The following year, Indiana’s Legislature changed the law again, raising the age to 18. Federal law says that anyone under the age of 18 cannot consent to prostitution – any commercial sex act between a minor and an adult is considered sex trafficking.

Kathleen Winn, director for outreach and education in the Arizona Attorney General’s Office, said groups working to stop sex trafficking in the state are using the Super Bowl as a way to raise awareness.

“We know that more sex trafficking occurs around the Super Bowl,” she said. “We’re using that as a vehicle to inform people about underage sex trafficking.”

Winn said her office hopes to propose legislation that would increase penalties for buyers if they’re caught with underage victims, whether they claim ignorance or not.

“If you get caught with a 14-year-old child or younger, there are pretty strict penalties,” she said. “But we don’t have penalties for 15-, 16- or 17-year-olds.”

Winn said that after a similar proposal was never taken up by House last year, groups are redoubling their strength and adding educated advocates every day.

“People don’t believe it’s happening here, so that’s the first issue,” she said. “They’re like, ‘That’s not happening here.’ But it is happening here. So there’s showing where it’s happening, how it’s happening, why it’s happening. It’s an education process.”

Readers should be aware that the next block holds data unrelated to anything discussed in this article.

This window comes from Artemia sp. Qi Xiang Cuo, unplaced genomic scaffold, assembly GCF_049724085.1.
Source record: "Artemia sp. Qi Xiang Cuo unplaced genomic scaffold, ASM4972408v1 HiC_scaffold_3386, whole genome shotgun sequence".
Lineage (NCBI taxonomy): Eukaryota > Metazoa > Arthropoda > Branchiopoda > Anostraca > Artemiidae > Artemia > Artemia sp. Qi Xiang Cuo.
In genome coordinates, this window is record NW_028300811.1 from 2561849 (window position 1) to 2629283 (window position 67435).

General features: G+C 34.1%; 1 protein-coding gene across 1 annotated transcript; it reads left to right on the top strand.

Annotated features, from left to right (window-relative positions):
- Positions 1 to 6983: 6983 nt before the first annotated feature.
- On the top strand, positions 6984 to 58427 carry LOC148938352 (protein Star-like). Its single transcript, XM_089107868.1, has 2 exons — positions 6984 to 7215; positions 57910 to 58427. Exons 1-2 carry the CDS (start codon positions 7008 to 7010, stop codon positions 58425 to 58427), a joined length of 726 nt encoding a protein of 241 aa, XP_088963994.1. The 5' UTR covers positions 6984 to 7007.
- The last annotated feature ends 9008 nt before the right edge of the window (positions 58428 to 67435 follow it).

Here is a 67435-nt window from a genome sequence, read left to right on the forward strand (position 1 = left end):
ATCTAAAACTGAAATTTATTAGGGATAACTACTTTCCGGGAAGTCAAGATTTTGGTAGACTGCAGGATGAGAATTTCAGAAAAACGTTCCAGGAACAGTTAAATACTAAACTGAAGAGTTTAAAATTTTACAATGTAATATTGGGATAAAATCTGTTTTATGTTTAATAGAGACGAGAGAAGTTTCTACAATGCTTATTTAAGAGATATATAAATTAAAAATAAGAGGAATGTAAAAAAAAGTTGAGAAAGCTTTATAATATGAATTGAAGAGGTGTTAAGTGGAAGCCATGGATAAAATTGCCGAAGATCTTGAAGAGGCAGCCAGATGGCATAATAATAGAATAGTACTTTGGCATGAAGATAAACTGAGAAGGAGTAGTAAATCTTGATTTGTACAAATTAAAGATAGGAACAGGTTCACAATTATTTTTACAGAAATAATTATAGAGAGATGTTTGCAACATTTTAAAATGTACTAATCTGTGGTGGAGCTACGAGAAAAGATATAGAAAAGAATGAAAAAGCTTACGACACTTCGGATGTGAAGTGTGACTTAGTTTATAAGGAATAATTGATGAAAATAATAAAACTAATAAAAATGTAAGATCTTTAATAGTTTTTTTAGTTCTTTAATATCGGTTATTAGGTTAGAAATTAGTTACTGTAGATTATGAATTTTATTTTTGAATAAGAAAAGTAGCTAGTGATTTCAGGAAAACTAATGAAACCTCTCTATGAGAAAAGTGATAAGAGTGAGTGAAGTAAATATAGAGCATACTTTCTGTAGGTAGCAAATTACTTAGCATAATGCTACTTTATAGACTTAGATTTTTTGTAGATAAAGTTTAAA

Winn said one goal is changing the conversation regarding who the girls are to establish them as victims, not prostitutes.

“We believe that they’re victimized because they’re children,” she said. “Children can’t legally enter into contracts. If they can’t enter into contracts and they’re being bought and sold and they’re not getting the profit, that’s human trafficking, slave trafficking.”

Katie Resendiz, executive director of TRUST (Training and Resources United to Stop Trafficking), said her organization tries to bring together diverse groups working to end human trafficking in Arizona and get everyone on the same page.

Resendiz said TRUST’s mission far exceeds what can be done in time for the Super Bowl but that making changes for the game would be a strong step in the right direction.

“What better venue to raise awareness than the Super Bowl?” she said.

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Committee recommendations

  • Authorize victims of human trafficking to bring civil lawsuits against those responsible.
  • Establish an ongoing committee to address human trafficking in Arizona.
  • Explore a judicial review process to allow victims to remove low-level offenses related to forced prostitution from their criminal records.
  • Require posting of a hotline number in places where victims are most likely to come into contact with it, such as strip clubs and other sexually oriented businesses.
  • Require consistent basic training on human trafficking for prosecutors, the hospitality industry, child welfare workers and other professions to help them identify and assist victims.
  • Collect and track trafficking data.
  • Source: Governor’s Task Force on Human Trafficking